Originally Published in Slate
Yilun Cheng - April 14, 2021
On a winter day in 2016, Carolina Roman stepped into the Consulate of Mexico in Chicago, ready to head back to her hometown in Morelos, Mexico, after seven years of living in the country without documentation. It was a difficult decision for the 33-year-old mother of three. Roman had moved to the U.S. in 2009 and worked a series of minimum wage jobs in hopes of creating more opportunities for her children. She was reluctant to throw away the life she had built for her family in Harvey, Illinois, but she felt she had no other choice.
In 2015, Roman had discovered that her daughter, a minor, had been raped by the father of her two younger sons. Despite her shock, Roman said, she reported the crime to the Harvey Police Department right away. She then remained helpful to law enforcement throughout the investigation and prosecution process, and ultimately, after a few months, her former partner was sent to prison for the crime. It was, to say the least, a stressful time for Roman and her kids, and their anxieties had been further exacerbated by the fear and uncertainties of living without documentation. By the winter of 2016, Roman had decided to move back to Mexico, away from the place where her daughter had suffered such a trauma and where they could face arrest and deportation any day. She was going to the consulate to get a vehicle permit so that she could drive her family from Illinois to Mexico.
When Roman conveyed her situation, a consulate employee informed her that she should be entitled to a form of temporary legal residency called a U visa. It is a special kind of immigration relief offered to undocumented immigrants who have cooperated with law enforcement. Her actions after her daughter was assaulted qualified her, the consulate employee told her. And the visa could eventually lead to a green card.
Roman was intrigued. Obtaining legal resident status, she thought, might offer her and her children some much-needed stability and peace of mind. To start off her application, Roman would need to get a signature from the Harvey Police Department to prove that she had been helpful to the officers.
She submitted the certification request in early 2016. But for more than a year, Roman said, she could not get a signature from the police, who ignored her pleas for help after she and her attorney repeatedly visited, called, and emailed the department. “The police gave me the runaround,” Roman said.
Roman is not alone. Tens of thousands of immigrants seek U visas after being victims of or witnesses to crimes. But their bid for relief and security can turn into a nightmare of anxiety and bureaucracy, due to the unwillingness or inability of local law enforcement officers to comply with their role in the process.
The U visa category was born out of lawmakers’ concerns for those going through the exact same predicament as Roman and her family. In 1994, Congress passed the Violence Against Women Act, the first comprehensive legislation in the U.S. that sought to address domestic violence and other crimes against women. Over the next few years, lawmakers realized that the original legislation did not offer enough protection for immigrant women, who would need to leave the country, sometimes without their children, if they reported being victims of gender-based violence. The passage of the Illegal Immigration Reform and Immigrant Responsibility Act of 1996 further exacerbated the risk by making it easier to deport undocumented immigrations. As then–Massachusetts Sen. Ted Kennedy noted in a 2000 congressional hearing, “Thousands of battered immigrants are again being forced to remain in abusive relationships, out of fear of being deported or losing their children.”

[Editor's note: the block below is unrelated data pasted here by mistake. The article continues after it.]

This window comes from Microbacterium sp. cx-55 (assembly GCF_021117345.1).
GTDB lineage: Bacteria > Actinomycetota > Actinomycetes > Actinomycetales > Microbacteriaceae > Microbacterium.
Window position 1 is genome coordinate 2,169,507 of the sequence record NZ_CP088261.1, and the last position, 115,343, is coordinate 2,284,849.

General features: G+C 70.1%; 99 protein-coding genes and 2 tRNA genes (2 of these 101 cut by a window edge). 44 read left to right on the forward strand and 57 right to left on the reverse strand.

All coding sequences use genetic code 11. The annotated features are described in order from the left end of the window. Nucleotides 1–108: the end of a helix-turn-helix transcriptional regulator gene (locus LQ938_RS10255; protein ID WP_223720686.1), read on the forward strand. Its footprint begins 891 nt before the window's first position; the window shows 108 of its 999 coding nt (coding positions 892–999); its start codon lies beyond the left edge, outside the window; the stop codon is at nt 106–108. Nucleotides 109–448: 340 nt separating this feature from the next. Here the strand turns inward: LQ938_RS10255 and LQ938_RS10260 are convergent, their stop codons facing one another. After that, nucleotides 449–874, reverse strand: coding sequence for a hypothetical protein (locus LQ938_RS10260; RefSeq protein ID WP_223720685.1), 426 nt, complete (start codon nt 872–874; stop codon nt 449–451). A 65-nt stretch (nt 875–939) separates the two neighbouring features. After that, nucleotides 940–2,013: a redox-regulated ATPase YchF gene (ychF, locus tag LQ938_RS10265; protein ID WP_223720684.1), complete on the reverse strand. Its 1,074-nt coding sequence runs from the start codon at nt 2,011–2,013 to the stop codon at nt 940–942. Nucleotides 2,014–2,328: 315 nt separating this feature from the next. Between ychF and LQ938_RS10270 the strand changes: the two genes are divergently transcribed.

To close the gap, Congress created the U visa in 2000, which ensured that victims or witnesses of domestic violence, sexual assault, felonious assault, and a number of other qualifying crimes would not be deported if they work with law enforcement to solve the crimes. The first step of the U visa application process includes getting a certification from an agency––a police department, a prosecutor’s office, a court, or another governmental department––that speaks to the applicant’s involvement in the investigation or prosecution process. This supposedly straightforward requirement, however, brings out another challenge that the federal regulation fails to address till this day.
Under the official guidance set forward by the U.S. Department of Homeland Security, local agencies have complete discretion in deciding whether they want to sign a U visa form. They can enact internal policies to deny any request at will. In response to these lax rules, 15 stateshave enacted their own laws in an attempt to set a common standard across jurisdictions.
In Illinois, where Roman lives, the 2019 Voices of Immigrant Communities Empowering Survivors Act now requires local agencies to approve all eligible U visa certifications within 90 days. Officials can only deny a request if there is no evidence that an applicant has been a victim or witness of a qualifying crime. If they do deny the request, they must provide a written notice to the requester outlining why the person does not qualify. Certifiers could be subject to civil and criminal liability if they fail to act in accordance with the state law.
“There are still a lot of places where law enforcement doesn’t know about the certification process,” said Leslye Orloff, the director of the National Immigrant Women’s Advocacy Project at American University, who contributed to the initial drafting of the 2000 U visa law. “And there are places that just won’t do it. They want to stay away from immigration law and they may be anti-immigrant.”